As a healthcare consultant, David Joslin’s job is to advise companies on developing competitive strategies, identify growth, and pursue value-additive mergers and acquisitions. Throughout his career, David Joslin has put together multi-million dollar deals for several healthcare companies. Those familiar with the healthcare industry trends, they have seen an increase in mergers and acquisitions over the past few years. From 2017 to 2018, there was an M&A increase of 14.4 percent. Also, so far, in 2019, healthcare M&As have accounted for transactions that exceed the $11.3 billion.
Most healthcare M&As involved small community-based healthcare centers merging with large regional hospitals. According to David Joslin, when these mergers take place it is usually to guarantee the survival and growth of smaller hospitals. Although M&As in healthcare aim to have a positive impact on employees and the overall business, what effects do they have on patients?
David Joslin explains that the purpose of healthcare M&As is to have a positive impact on the patient. Those in favor of healthcare mergers argue that these transactions mean lower out-of-pocket costs for patients. After a merger, healthcare centers and hospitals have more access to capital, which in turn can lower overall costs for patients. According to the American Hospital Association, healthcare mergers accounted for a 2.5 percent cost reduction between 2009 and 2014, which saved healthcare centers and patients a total of $5.8 million.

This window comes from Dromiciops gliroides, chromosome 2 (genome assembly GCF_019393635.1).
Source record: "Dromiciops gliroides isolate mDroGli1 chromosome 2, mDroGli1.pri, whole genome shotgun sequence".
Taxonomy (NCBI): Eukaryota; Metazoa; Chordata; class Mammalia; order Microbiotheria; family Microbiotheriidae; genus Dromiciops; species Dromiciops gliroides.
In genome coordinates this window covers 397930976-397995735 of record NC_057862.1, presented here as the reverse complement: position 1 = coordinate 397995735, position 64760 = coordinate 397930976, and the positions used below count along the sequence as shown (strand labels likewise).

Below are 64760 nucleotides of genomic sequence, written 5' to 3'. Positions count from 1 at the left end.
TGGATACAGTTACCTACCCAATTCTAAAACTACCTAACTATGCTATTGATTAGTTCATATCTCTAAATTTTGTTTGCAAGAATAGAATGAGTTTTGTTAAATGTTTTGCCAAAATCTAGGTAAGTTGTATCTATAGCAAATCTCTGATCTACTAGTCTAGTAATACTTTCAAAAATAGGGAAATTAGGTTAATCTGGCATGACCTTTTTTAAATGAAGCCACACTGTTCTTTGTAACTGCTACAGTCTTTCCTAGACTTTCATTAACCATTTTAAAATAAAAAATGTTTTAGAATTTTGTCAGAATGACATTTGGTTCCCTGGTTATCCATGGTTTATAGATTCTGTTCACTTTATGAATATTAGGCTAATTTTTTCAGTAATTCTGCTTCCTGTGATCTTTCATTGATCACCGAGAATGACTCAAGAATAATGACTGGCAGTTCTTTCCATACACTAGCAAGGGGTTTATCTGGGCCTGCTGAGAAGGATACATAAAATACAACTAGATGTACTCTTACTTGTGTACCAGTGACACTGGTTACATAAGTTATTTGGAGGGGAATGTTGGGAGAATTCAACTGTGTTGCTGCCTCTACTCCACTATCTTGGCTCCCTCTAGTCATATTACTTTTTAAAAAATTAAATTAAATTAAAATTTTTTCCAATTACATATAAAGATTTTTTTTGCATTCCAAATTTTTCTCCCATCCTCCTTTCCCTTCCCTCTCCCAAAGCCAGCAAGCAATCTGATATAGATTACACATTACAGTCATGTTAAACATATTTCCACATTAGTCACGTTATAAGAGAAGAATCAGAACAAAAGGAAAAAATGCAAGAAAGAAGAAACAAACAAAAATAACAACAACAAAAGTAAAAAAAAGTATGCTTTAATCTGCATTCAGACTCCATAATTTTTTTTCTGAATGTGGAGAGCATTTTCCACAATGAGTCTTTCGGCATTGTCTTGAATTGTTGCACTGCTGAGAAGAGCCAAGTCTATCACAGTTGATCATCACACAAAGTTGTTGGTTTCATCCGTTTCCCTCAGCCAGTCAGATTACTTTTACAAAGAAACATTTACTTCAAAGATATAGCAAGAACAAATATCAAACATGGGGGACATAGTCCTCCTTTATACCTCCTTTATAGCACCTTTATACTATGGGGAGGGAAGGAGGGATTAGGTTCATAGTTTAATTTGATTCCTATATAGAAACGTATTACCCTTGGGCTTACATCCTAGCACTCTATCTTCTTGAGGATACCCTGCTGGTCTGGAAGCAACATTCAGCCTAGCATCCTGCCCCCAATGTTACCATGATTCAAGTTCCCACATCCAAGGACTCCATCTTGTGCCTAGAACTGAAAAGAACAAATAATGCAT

Aside from the cost reduction benefits, healthcare mergers also have a positive impact on the quality of the services. In some instances, if a larger hospital doesn’t acquire a local health center, the people in that community can lose access to care. When a healthcare merger happens, the smaller healthcare facility has access to more services. Thanks to the increase in resources and equipment, patients have access to higher quality services. Small practices have the backup and support of large hospitals, which means better care.
Aside from his work as a senior executive consultant in radiology, David Kent Joslin is also a board member of InSight Radiology Puerto Rico, a multi-site operator of free-standing radiology facilities. David Kent Joslin obtained his MBA in finance and accounting from Columbia Business School and a Bachelor of Arts in history and political science from Duke University. He also holds a real estate license in the state of New York. When he is not playing a game of golf, he likes to spend time with his family in their Sarasota home.